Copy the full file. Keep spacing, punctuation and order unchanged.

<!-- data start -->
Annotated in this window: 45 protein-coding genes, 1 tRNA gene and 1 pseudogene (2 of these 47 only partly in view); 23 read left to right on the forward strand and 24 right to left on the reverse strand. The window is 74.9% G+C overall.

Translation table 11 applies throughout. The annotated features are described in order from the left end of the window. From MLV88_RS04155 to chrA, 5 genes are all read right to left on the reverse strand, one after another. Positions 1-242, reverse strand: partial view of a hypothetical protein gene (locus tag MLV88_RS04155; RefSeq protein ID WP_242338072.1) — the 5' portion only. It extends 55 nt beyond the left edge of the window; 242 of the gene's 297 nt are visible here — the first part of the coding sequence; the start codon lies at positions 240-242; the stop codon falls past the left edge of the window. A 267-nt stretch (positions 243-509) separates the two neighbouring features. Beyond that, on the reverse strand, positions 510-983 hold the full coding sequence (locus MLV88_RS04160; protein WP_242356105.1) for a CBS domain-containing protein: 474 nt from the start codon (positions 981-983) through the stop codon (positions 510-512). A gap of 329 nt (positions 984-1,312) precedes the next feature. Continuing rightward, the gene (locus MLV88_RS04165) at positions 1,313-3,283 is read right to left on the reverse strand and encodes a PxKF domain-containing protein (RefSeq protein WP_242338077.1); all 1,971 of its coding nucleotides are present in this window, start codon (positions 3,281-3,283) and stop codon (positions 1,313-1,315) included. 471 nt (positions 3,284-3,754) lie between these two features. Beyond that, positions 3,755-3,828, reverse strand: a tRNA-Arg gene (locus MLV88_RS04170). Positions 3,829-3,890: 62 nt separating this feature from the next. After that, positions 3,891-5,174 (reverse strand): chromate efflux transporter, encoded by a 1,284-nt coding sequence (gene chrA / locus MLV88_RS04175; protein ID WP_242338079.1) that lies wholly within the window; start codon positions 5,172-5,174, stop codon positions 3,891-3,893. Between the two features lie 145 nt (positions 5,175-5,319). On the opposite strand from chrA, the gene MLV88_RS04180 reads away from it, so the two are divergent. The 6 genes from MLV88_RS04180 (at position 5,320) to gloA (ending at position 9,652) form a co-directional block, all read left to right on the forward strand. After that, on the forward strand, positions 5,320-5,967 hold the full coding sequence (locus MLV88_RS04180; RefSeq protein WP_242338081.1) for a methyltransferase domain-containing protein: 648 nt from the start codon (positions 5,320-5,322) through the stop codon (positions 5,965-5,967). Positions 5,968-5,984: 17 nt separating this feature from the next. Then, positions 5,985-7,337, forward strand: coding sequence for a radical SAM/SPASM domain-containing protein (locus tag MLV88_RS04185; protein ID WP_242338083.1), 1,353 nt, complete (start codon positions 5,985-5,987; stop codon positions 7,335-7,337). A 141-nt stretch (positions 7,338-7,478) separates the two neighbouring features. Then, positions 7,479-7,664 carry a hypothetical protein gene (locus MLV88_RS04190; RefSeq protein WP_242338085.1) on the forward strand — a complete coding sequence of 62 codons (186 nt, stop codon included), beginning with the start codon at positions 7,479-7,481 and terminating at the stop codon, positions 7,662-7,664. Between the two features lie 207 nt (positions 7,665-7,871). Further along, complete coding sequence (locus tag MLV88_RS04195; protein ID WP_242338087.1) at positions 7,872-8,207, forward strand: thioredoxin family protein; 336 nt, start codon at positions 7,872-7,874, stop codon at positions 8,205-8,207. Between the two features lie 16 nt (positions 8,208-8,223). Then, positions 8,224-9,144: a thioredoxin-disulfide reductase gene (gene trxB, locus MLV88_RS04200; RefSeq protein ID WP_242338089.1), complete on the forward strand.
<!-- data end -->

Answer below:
Annotated in this window: 45 protein-coding genes, 1 tRNA gene and 1 pseudogene (2 of these 47 only partly in view); 23 read left to right on the forward strand and 24 right to left on the reverse strand. The window is 74.9% G+C overall.

Translation table 11 applies throughout. The annotated features are described in order from the left end of the window. From MLV88_RS04155 to chrA, 5 genes are all read right to left on the reverse strand, one after another. Positions 1-242, reverse strand: partial view of a hypothetical protein gene (locus tag MLV88_RS04155; RefSeq protein ID WP_242338072.1) — the 5' portion only. It extends 55 nt beyond the left edge of the window; 242 of the gene's 297 nt are visible here — the first part of the coding sequence; the start codon lies at positions 240-242; the stop codon falls past the left edge of the window. A 267-nt stretch (positions 243-509) separates the two neighbouring features. Beyond that, on the reverse strand, positions 510-983 hold the full coding sequence (locus MLV88_RS04160; protein WP_242356105.1) for a CBS domain-containing protein: 474 nt from the start codon (positions 981-983) through the stop codon (positions 510-512). A gap of 329 nt (positions 984-1,312) precedes the next feature. Continuing rightward, the gene (locus MLV88_RS04165) at positions 1,313-3,283 is read right to left on the reverse strand and encodes a PxKF domain-containing protein (RefSeq protein WP_242338077.1); all 1,971 of its coding nucleotides are present in this window, start codon (positions 3,281-3,283) and stop codon (positions 1,313-1,315) included. 471 nt (positions 3,284-3,754) lie between these two features. Beyond that, positions 3,755-3,828, reverse strand: a tRNA-Arg gene (locus MLV88_RS04170). Positions 3,829-3,890: 62 nt separating this feature from the next. After that, positions 3,891-5,174 (reverse strand): chromate efflux transporter, encoded by a 1,284-nt coding sequence (gene chrA / locus MLV88_RS04175; protein ID WP_242338079.1) that lies wholly within the window; start codon positions 5,172-5,174, stop codon positions 3,891-3,893. Between the two features lie 145 nt (positions 5,175-5,319). On the opposite strand from chrA, the gene MLV88_RS04180 reads away from it, so the two are divergent. The 6 genes from MLV88_RS04180 (at position 5,320) to gloA (ending at position 9,652) form a co-directional block, all read left to right on the forward strand. After that, on the forward strand, positions 5,320-5,967 hold the full coding sequence (locus MLV88_RS04180; RefSeq protein WP_242338081.1) for a methyltransferase domain-containing protein: 648 nt from the start codon (positions 5,320-5,322) through the stop codon (positions 5,965-5,967). Positions 5,968-5,984: 17 nt separating this feature from the next. Then, positions 5,985-7,337, forward strand: coding sequence for a radical SAM/SPASM domain-containing protein (locus tag MLV88_RS04185; protein ID WP_242338083.1), 1,353 nt, complete (start codon positions 5,985-5,987; stop codon positions 7,335-7,337). A 141-nt stretch (positions 7,338-7,478) separates the two neighbouring features. Then, positions 7,479-7,664 carry a hypothetical protein gene (locus MLV88_RS04190; RefSeq protein WP_242338085.1) on the forward strand — a complete coding sequence of 62 codons (186 nt, stop codon included), beginning with the start codon at positions 7,479-7,481 and terminating at the stop codon, positions 7,662-7,664. Between the two features lie 207 nt (positions 7,665-7,871). Further along, complete coding sequence (locus tag MLV88_RS04195; protein ID WP_242338087.1) at positions 7,872-8,207, forward strand: thioredoxin family protein; 336 nt, start codon at positions 7,872-7,874, stop codon at positions 8,205-8,207. Between the two features lie 16 nt (positions 8,208-8,223). Then, positions 8,224-9,144: a thioredoxin-disulfide reductase gene (gene trxB, locus MLV88_RS04200; RefSeq protein ID WP_242338089.1), complete on the forward strand.